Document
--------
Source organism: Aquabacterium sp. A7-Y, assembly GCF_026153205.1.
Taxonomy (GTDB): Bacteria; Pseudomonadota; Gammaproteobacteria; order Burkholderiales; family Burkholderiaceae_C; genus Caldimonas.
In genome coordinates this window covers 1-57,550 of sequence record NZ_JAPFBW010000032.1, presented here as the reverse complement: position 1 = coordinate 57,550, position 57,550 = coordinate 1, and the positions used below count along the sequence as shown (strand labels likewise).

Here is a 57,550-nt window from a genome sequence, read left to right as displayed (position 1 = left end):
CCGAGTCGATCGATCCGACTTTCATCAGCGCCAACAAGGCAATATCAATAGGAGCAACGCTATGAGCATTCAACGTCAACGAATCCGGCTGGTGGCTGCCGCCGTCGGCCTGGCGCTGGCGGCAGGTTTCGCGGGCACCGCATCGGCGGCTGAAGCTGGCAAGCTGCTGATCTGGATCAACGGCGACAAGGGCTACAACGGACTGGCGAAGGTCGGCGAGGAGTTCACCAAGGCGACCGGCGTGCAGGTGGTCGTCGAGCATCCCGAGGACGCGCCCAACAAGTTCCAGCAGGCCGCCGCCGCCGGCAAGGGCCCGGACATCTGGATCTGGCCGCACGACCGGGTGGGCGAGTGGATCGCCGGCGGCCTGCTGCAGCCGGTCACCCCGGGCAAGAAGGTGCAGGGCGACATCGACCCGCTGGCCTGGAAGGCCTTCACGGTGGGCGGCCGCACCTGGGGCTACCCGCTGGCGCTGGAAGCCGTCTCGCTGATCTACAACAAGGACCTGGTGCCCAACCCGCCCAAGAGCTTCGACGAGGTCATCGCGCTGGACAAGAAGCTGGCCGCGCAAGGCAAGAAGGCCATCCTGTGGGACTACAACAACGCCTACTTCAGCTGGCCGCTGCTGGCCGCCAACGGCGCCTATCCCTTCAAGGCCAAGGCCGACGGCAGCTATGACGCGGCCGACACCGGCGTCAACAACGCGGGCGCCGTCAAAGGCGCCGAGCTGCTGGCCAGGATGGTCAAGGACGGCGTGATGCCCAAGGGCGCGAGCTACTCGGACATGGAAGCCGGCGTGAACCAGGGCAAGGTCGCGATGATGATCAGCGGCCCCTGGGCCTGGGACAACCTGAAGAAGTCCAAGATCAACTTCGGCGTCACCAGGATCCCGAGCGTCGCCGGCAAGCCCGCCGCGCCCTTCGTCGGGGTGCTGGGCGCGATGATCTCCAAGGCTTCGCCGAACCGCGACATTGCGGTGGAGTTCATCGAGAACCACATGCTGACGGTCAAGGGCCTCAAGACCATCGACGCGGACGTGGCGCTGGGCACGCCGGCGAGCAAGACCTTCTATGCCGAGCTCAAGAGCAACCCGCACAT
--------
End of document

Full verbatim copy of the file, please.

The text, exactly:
Source organism: Aquabacterium sp. A7-Y, assembly GCF_026153205.1.
Taxonomy (GTDB): Bacteria; Pseudomonadota; Gammaproteobacteria; order Burkholderiales; family Burkholderiaceae_C; genus Caldimonas.
In genome coordinates this window covers 1-57,550 of sequence record NZ_JAPFBW010000032.1, presented here as the reverse complement: position 1 = coordinate 57,550, position 57,550 = coordinate 1, and the positions used below count along the sequence as shown (strand labels likewise).

Here is a 57,550-nt window from a genome sequence, read left to right as displayed (position 1 = left end):
CCGAGTCGATCGATCCGACTTTCATCAGCGCCAACAAGGCAATATCAATAGGAGCAACGCTATGAGCATTCAACGTCAACGAATCCGGCTGGTGGCTGCCGCCGTCGGCCTGGCGCTGGCGGCAGGTTTCGCGGGCACCGCATCGGCGGCTGAAGCTGGCAAGCTGCTGATCTGGATCAACGGCGACAAGGGCTACAACGGACTGGCGAAGGTCGGCGAGGAGTTCACCAAGGCGACCGGCGTGCAGGTGGTCGTCGAGCATCCCGAGGACGCGCCCAACAAGTTCCAGCAGGCCGCCGCCGCCGGCAAGGGCCCGGACATCTGGATCTGGCCGCACGACCGGGTGGGCGAGTGGATCGCCGGCGGCCTGCTGCAGCCGGTCACCCCGGGCAAGAAGGTGCAGGGCGACATCGACCCGCTGGCCTGGAAGGCCTTCACGGTGGGCGGCCGCACCTGGGGCTACCCGCTGGCGCTGGAAGCCGTCTCGCTGATCTACAACAAGGACCTGGTGCCCAACCCGCCCAAGAGCTTCGACGAGGTCATCGCGCTGGACAAGAAGCTGGCCGCGCAAGGCAAGAAGGCCATCCTGTGGGACTACAACAACGCCTACTTCAGCTGGCCGCTGCTGGCCGCCAACGGCGCCTATCCCTTCAAGGCCAAGGCCGACGGCAGCTATGACGCGGCCGACACCGGCGTCAACAACGCGGGCGCCGTCAAAGGCGCCGAGCTGCTGGCCAGGATGGTCAAGGACGGCGTGATGCCCAAGGGCGCGAGCTACTCGGACATGGAAGCCGGCGTGAACCAGGGCAAGGTCGCGATGATGATCAGCGGCCCCTGGGCCTGGGACAACCTGAAGAAGTCCAAGATCAACTTCGGCGTCACCAGGATCCCGAGCGTCGCCGGCAAGCCCGCCGCGCCCTTCGTCGGGGTGCTGGGCGCGATGATCTCCAAGGCTTCGCCGAACCGCGACATTGCGGTGGAGTTCATCGAGAACCACATGCTGACGGTCAAGGGCCTCAAGACCATCGACGCGGACGTGGCGCTGGGCACGCCGGCGAGCAAGACCTTCTATGCCGAGCTCAAGAGCAACCCGCACAT